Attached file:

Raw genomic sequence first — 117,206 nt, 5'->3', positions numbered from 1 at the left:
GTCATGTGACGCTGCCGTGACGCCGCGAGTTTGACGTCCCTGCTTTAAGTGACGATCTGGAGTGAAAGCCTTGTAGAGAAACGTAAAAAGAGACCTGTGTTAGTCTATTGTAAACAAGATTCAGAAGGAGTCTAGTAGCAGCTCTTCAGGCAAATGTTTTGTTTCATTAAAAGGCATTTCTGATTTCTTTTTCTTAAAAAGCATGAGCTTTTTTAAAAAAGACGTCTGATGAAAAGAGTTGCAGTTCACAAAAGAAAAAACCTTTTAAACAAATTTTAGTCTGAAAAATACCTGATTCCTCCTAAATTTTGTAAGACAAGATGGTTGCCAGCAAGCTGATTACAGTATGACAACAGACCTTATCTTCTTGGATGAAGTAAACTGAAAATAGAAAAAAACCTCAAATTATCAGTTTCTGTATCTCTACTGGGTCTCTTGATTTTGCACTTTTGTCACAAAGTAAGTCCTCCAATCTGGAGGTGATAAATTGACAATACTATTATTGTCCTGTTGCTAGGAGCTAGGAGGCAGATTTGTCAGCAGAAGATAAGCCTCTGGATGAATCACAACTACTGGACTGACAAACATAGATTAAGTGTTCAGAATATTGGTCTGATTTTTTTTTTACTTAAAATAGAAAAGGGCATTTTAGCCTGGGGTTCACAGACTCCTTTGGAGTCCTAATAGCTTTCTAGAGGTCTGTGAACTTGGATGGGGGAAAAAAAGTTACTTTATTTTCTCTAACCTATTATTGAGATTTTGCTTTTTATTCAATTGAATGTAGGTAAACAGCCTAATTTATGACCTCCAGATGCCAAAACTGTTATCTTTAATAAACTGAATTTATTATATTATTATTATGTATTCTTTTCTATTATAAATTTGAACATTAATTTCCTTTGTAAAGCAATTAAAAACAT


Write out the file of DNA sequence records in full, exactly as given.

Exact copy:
Raw genomic sequence first — 117,206 nt, 5'->3', positions numbered from 1 at the left:
GTCATGTGACGCTGCCGTGACGCCGCGAGTTTGACGTCCCTGCTTTAAGTGACGATCTGGAGTGAAAGCCTTGTAGAGAAACGTAAAAAGAGACCTGTGTTAGTCTATTGTAAACAAGATTCAGAAGGAGTCTAGTAGCAGCTCTTCAGGCAAATGTTTTGTTTCATTAAAAGGCATTTCTGATTTCTTTTTCTTAAAAAGCATGAGCTTTTTTAAAAAAGACGTCTGATGAAAAGAGTTGCAGTTCACAAAAGAAAAAACCTTTTAAACAAATTTTAGTCTGAAAAATACCTGATTCCTCCTAAATTTTGTAAGACAAGATGGTTGCCAGCAAGCTGATTACAGTATGACAACAGACCTTATCTTCTTGGATGAAGTAAACTGAAAATAGAAAAAAACCTCAAATTATCAGTTTCTGTATCTCTACTGGGTCTCTTGATTTTGCACTTTTGTCACAAAGTAAGTCCTCCAATCTGGAGGTGATAAATTGACAATACTATTATTGTCCTGTTGCTAGGAGCTAGGAGGCAGATTTGTCAGCAGAAGATAAGCCTCTGGATGAATCACAACTACTGGACTGACAAACATAGATTAAGTGTTCAGAATATTGGTCTGATTTTTTTTTTACTTAAAATAGAAAAGGGCATTTTAGCCTGGGGTTCACAGACTCCTTTGGAGTCCTAATAGCTTTCTAGAGGTCTGTGAACTTGGATGGGGGAAAAAAAGTTACTTTATTTTCTCTAACCTATTATTGAGATTTTGCTTTTTATTCAATTGAATGTAGGTAAACAGCCTAATTTATGACCTCCAGATGCCAAAACTGTTATCTTTAATAAACTGAATTTATTATATTATTATTATGTATTCTTTTCTATTATAAATTTGAACATTAATTTCCTTTGTAAAGCAATTAAAAACAT